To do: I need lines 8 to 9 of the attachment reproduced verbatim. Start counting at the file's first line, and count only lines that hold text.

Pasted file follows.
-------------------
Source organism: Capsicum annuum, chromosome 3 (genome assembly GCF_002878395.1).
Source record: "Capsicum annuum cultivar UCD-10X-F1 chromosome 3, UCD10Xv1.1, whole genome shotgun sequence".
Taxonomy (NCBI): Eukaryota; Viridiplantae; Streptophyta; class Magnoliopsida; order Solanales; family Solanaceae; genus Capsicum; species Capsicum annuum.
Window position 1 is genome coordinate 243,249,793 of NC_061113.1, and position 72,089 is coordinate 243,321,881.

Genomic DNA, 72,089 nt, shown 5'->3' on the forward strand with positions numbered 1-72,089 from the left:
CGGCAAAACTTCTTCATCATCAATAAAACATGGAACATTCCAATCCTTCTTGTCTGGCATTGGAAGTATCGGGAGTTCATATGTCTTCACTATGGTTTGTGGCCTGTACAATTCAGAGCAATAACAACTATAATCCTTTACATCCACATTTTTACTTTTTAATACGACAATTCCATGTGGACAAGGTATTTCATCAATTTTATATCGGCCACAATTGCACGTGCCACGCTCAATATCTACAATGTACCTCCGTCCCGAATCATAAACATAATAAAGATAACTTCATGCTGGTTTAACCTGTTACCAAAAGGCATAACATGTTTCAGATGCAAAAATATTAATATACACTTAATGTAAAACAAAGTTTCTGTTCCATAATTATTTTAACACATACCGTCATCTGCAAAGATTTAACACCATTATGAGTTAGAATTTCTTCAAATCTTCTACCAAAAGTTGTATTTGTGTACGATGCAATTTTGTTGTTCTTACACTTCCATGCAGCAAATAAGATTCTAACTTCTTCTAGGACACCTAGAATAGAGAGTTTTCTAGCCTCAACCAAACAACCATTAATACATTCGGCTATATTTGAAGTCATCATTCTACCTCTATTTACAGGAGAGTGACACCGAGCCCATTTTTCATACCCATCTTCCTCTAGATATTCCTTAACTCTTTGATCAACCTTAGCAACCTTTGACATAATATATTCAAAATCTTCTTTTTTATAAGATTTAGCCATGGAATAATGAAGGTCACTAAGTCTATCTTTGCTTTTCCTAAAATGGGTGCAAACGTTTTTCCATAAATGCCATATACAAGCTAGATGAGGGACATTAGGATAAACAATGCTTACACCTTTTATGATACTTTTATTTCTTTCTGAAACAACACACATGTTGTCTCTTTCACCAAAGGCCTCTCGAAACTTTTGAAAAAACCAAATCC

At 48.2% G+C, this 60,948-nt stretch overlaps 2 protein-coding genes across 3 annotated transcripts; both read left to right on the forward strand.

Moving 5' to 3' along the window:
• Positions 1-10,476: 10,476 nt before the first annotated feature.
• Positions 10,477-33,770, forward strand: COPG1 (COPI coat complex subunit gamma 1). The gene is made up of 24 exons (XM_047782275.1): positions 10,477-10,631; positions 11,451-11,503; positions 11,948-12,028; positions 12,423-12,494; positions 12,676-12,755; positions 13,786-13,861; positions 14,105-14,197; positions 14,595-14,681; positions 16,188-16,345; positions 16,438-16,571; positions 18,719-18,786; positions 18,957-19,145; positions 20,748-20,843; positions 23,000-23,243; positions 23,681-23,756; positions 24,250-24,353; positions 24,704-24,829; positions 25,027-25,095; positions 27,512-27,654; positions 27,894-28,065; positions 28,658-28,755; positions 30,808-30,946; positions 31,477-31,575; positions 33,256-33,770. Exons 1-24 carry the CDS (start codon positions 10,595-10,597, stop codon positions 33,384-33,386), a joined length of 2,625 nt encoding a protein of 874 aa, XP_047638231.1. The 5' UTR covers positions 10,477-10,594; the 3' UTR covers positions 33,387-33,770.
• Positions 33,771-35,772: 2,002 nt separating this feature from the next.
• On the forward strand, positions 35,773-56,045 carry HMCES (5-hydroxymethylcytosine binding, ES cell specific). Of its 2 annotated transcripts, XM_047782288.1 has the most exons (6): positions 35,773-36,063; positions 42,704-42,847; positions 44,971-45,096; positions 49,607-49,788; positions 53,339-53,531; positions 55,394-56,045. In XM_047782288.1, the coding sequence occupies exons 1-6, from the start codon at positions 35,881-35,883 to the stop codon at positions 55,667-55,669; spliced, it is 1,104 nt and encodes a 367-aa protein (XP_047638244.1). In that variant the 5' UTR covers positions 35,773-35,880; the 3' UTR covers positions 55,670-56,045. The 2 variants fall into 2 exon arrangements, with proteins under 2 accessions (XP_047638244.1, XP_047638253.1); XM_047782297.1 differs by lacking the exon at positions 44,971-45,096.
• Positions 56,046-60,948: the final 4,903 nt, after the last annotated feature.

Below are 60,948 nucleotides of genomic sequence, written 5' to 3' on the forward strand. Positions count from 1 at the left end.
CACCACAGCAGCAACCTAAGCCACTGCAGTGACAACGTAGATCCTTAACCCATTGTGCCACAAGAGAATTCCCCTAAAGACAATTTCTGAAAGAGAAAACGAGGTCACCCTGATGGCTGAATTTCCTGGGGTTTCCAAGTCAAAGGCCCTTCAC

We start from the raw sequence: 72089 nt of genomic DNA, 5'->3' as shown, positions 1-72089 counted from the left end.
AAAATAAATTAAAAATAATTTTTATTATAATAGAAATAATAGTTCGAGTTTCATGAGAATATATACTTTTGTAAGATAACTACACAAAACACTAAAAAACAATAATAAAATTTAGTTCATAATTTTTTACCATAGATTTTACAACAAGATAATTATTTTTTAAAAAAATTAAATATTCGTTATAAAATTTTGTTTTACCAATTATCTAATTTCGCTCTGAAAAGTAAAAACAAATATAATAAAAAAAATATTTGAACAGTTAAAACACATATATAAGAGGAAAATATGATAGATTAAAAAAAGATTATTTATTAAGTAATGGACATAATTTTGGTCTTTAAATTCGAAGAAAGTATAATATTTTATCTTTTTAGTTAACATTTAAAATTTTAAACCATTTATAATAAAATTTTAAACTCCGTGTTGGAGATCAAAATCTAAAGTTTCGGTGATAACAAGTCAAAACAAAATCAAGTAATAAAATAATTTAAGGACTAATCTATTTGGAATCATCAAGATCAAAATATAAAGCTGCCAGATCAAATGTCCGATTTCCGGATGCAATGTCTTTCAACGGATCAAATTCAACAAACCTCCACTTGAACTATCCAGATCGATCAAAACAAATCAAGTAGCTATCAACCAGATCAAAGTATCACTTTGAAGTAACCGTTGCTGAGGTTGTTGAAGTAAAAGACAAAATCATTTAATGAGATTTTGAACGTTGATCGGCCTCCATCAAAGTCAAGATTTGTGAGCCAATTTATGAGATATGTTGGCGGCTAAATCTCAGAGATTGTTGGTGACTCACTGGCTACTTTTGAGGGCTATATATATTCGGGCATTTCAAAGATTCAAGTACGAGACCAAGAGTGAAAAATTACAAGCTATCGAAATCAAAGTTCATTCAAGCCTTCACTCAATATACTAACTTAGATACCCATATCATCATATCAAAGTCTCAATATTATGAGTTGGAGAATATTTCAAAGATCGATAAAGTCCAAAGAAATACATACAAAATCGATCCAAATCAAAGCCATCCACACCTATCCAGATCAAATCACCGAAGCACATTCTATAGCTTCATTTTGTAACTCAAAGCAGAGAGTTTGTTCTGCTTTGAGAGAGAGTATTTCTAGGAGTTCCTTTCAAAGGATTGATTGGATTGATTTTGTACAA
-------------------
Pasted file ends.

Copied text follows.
Moving 5' to 3' along the window:
• Positions 1-10,476: 10,476 nt before the first annotated feature.